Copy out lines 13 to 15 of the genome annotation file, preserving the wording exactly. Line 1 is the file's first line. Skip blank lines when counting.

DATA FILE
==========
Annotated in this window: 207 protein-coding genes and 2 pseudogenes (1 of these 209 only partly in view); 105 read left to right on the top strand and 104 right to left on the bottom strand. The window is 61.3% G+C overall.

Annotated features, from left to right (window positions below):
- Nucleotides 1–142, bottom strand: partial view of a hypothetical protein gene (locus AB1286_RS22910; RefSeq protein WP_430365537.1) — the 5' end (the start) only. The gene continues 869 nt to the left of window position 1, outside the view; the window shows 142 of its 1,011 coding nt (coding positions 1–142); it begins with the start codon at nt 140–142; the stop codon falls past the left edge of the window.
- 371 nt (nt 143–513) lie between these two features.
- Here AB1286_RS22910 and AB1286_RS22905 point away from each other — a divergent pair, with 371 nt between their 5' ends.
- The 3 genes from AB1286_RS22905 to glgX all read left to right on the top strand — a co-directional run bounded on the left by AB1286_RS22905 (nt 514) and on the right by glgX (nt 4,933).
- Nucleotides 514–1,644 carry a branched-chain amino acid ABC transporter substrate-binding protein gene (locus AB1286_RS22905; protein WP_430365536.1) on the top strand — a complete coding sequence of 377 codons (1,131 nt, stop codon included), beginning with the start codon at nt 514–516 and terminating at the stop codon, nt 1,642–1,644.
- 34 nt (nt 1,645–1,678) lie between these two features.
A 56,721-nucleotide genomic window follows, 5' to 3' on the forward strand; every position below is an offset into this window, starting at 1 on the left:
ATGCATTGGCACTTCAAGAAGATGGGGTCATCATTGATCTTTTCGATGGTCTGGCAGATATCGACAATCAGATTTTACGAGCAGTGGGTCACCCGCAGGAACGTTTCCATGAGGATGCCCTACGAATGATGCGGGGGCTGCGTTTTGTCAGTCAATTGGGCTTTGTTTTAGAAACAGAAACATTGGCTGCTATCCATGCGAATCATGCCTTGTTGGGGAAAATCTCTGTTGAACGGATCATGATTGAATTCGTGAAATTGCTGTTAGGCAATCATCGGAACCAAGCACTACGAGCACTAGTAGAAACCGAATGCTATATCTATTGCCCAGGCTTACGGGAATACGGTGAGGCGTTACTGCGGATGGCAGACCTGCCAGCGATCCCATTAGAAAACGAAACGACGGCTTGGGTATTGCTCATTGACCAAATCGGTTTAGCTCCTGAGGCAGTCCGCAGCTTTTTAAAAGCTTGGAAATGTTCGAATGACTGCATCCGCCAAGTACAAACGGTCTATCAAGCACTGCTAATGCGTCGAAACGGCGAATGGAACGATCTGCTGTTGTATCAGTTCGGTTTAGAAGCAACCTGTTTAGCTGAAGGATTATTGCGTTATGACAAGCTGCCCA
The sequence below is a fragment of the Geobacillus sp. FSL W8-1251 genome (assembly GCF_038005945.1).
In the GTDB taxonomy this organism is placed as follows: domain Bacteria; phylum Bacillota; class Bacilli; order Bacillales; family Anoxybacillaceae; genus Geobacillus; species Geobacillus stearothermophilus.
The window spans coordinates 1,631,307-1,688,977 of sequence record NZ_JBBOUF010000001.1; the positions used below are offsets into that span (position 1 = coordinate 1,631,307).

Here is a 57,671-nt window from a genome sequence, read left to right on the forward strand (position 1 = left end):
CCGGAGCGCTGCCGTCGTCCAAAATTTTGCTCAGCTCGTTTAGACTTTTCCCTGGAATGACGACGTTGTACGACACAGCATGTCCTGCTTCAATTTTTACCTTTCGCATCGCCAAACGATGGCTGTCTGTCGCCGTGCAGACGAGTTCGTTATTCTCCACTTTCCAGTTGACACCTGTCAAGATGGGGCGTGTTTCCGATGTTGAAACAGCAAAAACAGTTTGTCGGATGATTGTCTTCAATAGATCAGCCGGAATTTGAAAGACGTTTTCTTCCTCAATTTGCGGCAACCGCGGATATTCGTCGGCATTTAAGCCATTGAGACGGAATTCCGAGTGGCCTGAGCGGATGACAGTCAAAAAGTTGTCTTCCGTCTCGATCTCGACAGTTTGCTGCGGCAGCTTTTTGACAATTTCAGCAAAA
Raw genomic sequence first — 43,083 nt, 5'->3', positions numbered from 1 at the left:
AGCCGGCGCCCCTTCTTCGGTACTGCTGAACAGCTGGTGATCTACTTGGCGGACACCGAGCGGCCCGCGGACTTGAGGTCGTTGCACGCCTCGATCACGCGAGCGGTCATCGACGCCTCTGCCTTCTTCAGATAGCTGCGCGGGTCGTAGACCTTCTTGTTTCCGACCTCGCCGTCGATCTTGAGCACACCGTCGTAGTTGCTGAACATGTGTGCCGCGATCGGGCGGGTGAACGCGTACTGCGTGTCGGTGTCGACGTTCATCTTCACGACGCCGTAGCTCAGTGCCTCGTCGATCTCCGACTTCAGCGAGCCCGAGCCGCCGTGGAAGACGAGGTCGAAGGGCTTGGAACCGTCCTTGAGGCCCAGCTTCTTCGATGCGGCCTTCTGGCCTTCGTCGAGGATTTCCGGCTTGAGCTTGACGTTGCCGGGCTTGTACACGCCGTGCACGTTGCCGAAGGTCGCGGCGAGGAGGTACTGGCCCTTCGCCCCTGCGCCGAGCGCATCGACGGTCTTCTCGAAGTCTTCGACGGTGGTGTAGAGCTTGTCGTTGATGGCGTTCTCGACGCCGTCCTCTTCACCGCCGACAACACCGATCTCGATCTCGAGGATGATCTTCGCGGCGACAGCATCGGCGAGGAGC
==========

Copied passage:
The window spans coordinates 1,631,307-1,688,977 of sequence record NZ_JBBOUF010000001.1; the positions used below are offsets into that span (position 1 = coordinate 1,631,307).

Here is a 57,671-nt window from a genome sequence, read left to right on the forward strand (position 1 = left end):
CCGGAGCGCTGCCGTCGTCCAAAATTTTGCTCAGCTCGTTTAGACTTTTCCCTGGAATGACGACGTTGTACGACACAGCATGTCCTGCTTCAATTTTTACCTTTCGCATCGCCAAACGATGGCTGTCTGTCGCCGTGCAGACGAGTTCGTTATTCTCCACTTTCCAGTTGACACCTGTCAAGATGGGGCGTGTTTCCGATGTTGAAACAGCAAAAACAGTTTGTCGGATGATTGTCTTCAATAGATCAGCCGGAATTTGAAAGACGTTTTCTTCCTCAATTTGCGGCAACCGCGGATATTCGTCGGCATTTAAGCCATTGAGACGGAATTCCGAGTGGCCTGAGCGGATGACAGTCAAAAAGTTGTCTTCCGTCTCGATCTCGACAGTTTGCTGCGGCAGCTTTTTGACAATTTCAGCAAAA